🎶 Don't look back in anger - Agile Sprint and Retrospectives in Asana

Agile working methods are becoming increasingly popular—especially a sprint approach to managing work. I can show you how to approach Sprints in Asana in this short (ish) guide.

First, you must input your projects into Asana with the tasks listed to enable this to work well. Then what you need to do is create a Sprint Planning Board. In this board, you will “Multi-home” your tasks from all your projects into one place to plan your Sprint. You can bulk multi-home from the projects (by selecting up to 50 tasks and adding them to the Sprint Planning board), or if you are using templates, you can designate the tasks to “add to projects” directly into the Sprint Planning Backlog. Multi-homing means that your task can sit on the project board as well as in the Sprint Planning project without duplicating, enabling updates to be seen on both sides.

In the Sprint Planning board, you want sections for All Backlog (where all tasks to do across multiple projects will live), Refining and then Scheduled. The Refining section is where you and your team can refine and add details from your Sprint Planning Meeting. I recommend adding custom fields to this project, such as Estimated Time, priority, and sprint number (making sure you add them to the company library). You can also decide upon your sprint goal here and add them as a milestone.

I would then create the Sprint board itself. This needs sections of Sprint Backlog, Working On (Could be designing or in progress, depending on your team type), and Done. You could add more sections, such as ‘Developing an QA’, if you’re more of a DevOps team. Add the same custom fields from the Sprint Planning Board from the company library and any others you might find useful.

Back in the Sprint Planning Board, we now need to ensure that when it moves to the ‘Scheduled’ section, it moves to the Sprint Board in the ‘Sprint Backlog Section’. This is done with a rule. The trigger is ‘When a Task is Moved to That Section’, and the Action is ‘Move to Another Project’. You can now move the tasks you want in your Sprint and your Sprint Goal (milestone) to this section, and it will move to the Sprint Board, ready for you to start your Sprint.

During the Sprint, the Sprint Board is where you would host your Daily Scrum, where you can adjust information and use the project Status Updates to let the team and stakeholders know how things are progressing. When that Sprint is concluded, you can also have your sprint review on this board, looking at the completed tasks marked as Sprint One, assessing the previous Status Updates, making one final one for that Sprint, and using the dashboard to pull reports.

I would recommend having a separate board dedicated to Retrospectives, with sections such as Agenda, What Went Well, What Didn’t Go Well, Improvements for Next Time and Questions. The team can add their thoughts as tasks, and you could even Multi-home tasks that caused issues in this project from the Sprint Board Directly.

Let me know how you do your Sprints and any other thoughts or questions!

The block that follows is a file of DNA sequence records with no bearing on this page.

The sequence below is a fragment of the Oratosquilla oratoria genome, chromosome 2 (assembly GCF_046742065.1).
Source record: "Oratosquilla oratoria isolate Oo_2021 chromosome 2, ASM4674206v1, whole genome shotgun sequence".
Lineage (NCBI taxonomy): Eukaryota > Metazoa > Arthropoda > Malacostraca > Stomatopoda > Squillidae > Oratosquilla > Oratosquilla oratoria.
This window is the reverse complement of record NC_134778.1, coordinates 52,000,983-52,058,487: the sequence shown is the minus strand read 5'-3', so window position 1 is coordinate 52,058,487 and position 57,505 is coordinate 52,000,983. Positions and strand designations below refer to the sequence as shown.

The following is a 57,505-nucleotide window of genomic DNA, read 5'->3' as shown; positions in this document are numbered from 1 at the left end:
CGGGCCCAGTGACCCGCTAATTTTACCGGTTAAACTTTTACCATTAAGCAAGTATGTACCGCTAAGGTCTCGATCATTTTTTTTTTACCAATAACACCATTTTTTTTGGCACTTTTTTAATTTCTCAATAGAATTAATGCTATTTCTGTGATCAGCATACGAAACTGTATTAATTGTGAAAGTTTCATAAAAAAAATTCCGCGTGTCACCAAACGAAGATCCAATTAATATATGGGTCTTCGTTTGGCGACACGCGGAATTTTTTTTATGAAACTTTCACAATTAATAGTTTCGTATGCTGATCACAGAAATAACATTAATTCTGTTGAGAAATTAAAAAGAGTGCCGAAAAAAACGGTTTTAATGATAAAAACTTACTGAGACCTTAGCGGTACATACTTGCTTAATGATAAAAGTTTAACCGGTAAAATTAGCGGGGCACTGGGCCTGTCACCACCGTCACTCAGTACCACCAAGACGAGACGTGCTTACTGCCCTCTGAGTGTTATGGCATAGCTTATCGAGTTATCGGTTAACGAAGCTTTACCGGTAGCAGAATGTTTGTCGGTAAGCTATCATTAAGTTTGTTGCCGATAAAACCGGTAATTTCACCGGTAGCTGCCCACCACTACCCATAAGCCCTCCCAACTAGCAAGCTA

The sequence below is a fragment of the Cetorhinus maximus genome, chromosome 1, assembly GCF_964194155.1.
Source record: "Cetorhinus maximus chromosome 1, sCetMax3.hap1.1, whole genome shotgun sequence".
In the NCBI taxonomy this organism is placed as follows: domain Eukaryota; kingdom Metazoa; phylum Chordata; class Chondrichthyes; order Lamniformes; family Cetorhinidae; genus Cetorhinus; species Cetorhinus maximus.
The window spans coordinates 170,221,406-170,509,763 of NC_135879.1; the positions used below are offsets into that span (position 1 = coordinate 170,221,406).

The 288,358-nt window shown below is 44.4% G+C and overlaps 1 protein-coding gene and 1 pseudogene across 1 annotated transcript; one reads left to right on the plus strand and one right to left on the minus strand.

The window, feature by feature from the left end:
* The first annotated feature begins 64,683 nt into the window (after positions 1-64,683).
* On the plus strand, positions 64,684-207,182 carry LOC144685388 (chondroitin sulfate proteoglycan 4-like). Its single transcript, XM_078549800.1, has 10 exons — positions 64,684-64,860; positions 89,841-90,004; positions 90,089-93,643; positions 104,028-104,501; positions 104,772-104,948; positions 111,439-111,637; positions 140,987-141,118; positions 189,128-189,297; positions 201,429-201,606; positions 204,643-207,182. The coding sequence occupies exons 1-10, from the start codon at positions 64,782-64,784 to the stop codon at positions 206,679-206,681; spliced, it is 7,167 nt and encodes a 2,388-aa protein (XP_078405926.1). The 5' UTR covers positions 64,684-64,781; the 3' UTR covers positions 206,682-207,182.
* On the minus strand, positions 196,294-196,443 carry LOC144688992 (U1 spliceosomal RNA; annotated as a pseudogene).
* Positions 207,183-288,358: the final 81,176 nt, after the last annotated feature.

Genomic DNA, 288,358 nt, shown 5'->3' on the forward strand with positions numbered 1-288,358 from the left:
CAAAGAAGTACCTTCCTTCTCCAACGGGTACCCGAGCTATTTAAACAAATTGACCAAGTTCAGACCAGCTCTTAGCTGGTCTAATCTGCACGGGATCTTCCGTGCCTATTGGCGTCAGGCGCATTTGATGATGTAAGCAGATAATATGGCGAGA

Thanks,
Danni @ GenD

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We do something similar to this.

One pain point is either having to create a new sprint board each sprint (and therefore updating all the rules that point to it) or finding a way to offload the old tasks from the sprint board. We found that over time Asana slowed down a lot until we offloaded all the tasks that were complete and >1 week old (which took awhile at 50 at a time).

The other issue we ran into is remembering that a rule that always multi-homes tasks to the planning project will always set its section to the same section each time, even if we create that task in a different section.

For example, in our planning project we have a “New tasks” section in addition to the backlog. Every team member has a rule in their “my tasks” that when a task is created, add it to the planning project in the new tasks section. This works great as long as we are not in the planning board manually adding the task to any other section. As soon as the task is assigned to a team member (which happens automatically if the view is filtered to a specific person) the task gets moved back to the “New tasks” section no matter what section it was created in. Sometimes it gets moved before a title is even added.

This is a recent change to how that rule performs, as confirmed by Asana staff.

We wish there was a better way to add tasks to the planning board automatically, and that we didn’t have to keep shuffling off old tasks to prevent performance issues, but otherwise the system works great!

Hey @Eric_Edwards Thanks for your feedback.
I would have a sprint board that is ever green personally, rather than a new board each time. You could do a rule to trigger a move back to the backlog for tasks not completed in the sprint.

Also if you use templates and make it so all tasks multi-home when brought in or even a blank template where it has the rule that when a task is added it auto multihomes.

I have seen a few people multi-homing from my tasks, i would say really the rule should be coming from the projects itself.

Let me know your thoughts.